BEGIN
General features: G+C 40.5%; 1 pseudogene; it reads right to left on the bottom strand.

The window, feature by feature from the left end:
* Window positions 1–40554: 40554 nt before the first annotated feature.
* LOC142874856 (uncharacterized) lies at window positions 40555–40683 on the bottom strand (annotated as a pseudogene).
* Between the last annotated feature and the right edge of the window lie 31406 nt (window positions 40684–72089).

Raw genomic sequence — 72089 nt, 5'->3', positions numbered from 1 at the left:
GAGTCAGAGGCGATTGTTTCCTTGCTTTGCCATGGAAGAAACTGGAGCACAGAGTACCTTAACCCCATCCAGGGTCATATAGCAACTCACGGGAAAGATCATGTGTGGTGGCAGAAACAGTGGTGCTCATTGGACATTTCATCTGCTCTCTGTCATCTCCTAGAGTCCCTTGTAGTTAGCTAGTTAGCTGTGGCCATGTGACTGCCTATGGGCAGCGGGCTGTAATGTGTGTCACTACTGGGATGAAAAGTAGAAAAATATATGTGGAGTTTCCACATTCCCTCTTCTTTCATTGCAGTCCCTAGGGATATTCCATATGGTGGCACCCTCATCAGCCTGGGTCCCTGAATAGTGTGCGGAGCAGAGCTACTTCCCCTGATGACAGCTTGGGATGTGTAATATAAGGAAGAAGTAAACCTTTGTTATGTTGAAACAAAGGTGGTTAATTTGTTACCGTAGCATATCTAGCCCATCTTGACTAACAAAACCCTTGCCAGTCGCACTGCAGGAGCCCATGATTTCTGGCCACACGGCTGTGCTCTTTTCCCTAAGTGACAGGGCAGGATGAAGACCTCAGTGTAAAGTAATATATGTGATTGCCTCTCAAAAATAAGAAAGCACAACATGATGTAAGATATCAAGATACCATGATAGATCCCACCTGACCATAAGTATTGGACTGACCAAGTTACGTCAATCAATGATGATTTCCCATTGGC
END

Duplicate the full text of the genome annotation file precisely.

General features: G+C 40.5%; 1 pseudogene; it reads right to left on the bottom strand.

The window, feature by feature from the left end:
* Window positions 1–40554: 40554 nt before the first annotated feature.
* LOC142874856 (uncharacterized) lies at window positions 40555–40683 on the bottom strand (annotated as a pseudogene).
* Between the last annotated feature and the right edge of the window lie 31406 nt (window positions 40684–72089).

Raw genomic sequence — 72089 nt, 5'->3', positions numbered from 1 at the left:
GAGTCAGAGGCGATTGTTTCCTTGCTTTGCCATGGAAGAAACTGGAGCACAGAGTACCTTAACCCCATCCAGGGTCATATAGCAACTCACGGGAAAGATCATGTGTGGTGGCAGAAACAGTGGTGCTCATTGGACATTTCATCTGCTCTCTGTCATCTCCTAGAGTCCCTTGTAGTTAGCTAGTTAGCTGTGGCCATGTGACTGCCTATGGGCAGCGGGCTGTAATGTGTGTCACTACTGGGATGAAAAGTAGAAAAATATATGTGGAGTTTCCACATTCCCTCTTCTTTCATTGCAGTCCCTAGGGATATTCCATATGGTGGCACCCTCATCAGCCTGGGTCCCTGAATAGTGTGCGGAGCAGAGCTACTTCCCCTGATGACAGCTTGGGATGTGTAATATAAGGAAGAAGTAAACCTTTGTTATGTTGAAACAAAGGTGGTTAATTTGTTACCGTAGCATATCTAGCCCATCTTGACTAACAAAACCCTTGCCAGTCGCACTGCAGGAGCCCATGATTTCTGGCCACACGGCTGTGCTCTTTTCCCTAAGTGACAGGGCAGGATGAAGACCTCAGTGTAAAGTAATATATGTGATTGCCTCTCAAAAATAAGAAAGCACAACATGATGTAAGATATCAAGATACCATGATAGATCCCACCTGACCATAAGTATTGGACTGACCAAGTTACGTCAATCAATGATGATTTCCCATTGGC